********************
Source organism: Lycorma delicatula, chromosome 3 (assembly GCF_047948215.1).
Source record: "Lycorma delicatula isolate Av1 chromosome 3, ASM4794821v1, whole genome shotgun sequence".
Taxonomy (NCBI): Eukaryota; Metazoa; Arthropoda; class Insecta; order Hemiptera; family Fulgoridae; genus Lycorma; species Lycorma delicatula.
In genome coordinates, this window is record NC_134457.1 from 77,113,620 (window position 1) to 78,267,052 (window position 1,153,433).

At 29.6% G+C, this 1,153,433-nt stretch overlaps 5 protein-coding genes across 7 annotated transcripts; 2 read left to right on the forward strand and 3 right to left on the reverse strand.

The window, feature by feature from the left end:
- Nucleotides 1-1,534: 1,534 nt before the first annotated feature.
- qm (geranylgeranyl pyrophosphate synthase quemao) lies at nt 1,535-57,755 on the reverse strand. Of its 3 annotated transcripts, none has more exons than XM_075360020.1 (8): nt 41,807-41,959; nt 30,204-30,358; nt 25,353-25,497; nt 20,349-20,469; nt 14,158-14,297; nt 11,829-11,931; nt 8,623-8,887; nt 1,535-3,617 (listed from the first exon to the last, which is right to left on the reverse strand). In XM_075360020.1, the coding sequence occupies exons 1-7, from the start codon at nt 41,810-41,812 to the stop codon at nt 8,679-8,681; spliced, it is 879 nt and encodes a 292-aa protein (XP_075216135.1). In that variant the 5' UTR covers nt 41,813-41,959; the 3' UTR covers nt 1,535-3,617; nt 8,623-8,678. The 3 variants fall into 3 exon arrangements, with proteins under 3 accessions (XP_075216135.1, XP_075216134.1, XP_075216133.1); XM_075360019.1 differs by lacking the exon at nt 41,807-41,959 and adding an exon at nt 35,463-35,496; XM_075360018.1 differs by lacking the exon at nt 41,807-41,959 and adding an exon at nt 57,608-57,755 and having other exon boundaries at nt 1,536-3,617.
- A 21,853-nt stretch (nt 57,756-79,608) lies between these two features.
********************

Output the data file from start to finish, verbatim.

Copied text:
Source organism: Lycorma delicatula, chromosome 3 (assembly GCF_047948215.1).
Source record: "Lycorma delicatula isolate Av1 chromosome 3, ASM4794821v1, whole genome shotgun sequence".
Taxonomy (NCBI): Eukaryota; Metazoa; Arthropoda; class Insecta; order Hemiptera; family Fulgoridae; genus Lycorma; species Lycorma delicatula.
In genome coordinates, this window is record NC_134457.1 from 77,113,620 (window position 1) to 78,267,052 (window position 1,153,433).

At 29.6% G+C, this 1,153,433-nt stretch overlaps 5 protein-coding genes across 7 annotated transcripts; 2 read left to right on the forward strand and 3 right to left on the reverse strand.

The window, feature by feature from the left end:
- Nucleotides 1-1,534: 1,534 nt before the first annotated feature.
- qm (geranylgeranyl pyrophosphate synthase quemao) lies at nt 1,535-57,755 on the reverse strand. Of its 3 annotated transcripts, none has more exons than XM_075360020.1 (8): nt 41,807-41,959; nt 30,204-30,358; nt 25,353-25,497; nt 20,349-20,469; nt 14,158-14,297; nt 11,829-11,931; nt 8,623-8,887; nt 1,535-3,617 (listed from the first exon to the last, which is right to left on the reverse strand). In XM_075360020.1, the coding sequence occupies exons 1-7, from the start codon at nt 41,810-41,812 to the stop codon at nt 8,679-8,681; spliced, it is 879 nt and encodes a 292-aa protein (XP_075216135.1). In that variant the 5' UTR covers nt 41,813-41,959; the 3' UTR covers nt 1,535-3,617; nt 8,623-8,678. The 3 variants fall into 3 exon arrangements, with proteins under 3 accessions (XP_075216135.1, XP_075216134.1, XP_075216133.1); XM_075360019.1 differs by lacking the exon at nt 41,807-41,959 and adding an exon at nt 35,463-35,496; XM_075360018.1 differs by lacking the exon at nt 41,807-41,959 and adding an exon at nt 57,608-57,755 and having other exon boundaries at nt 1,536-3,617.
- A 21,853-nt stretch (nt 57,756-79,608) lies between these two features.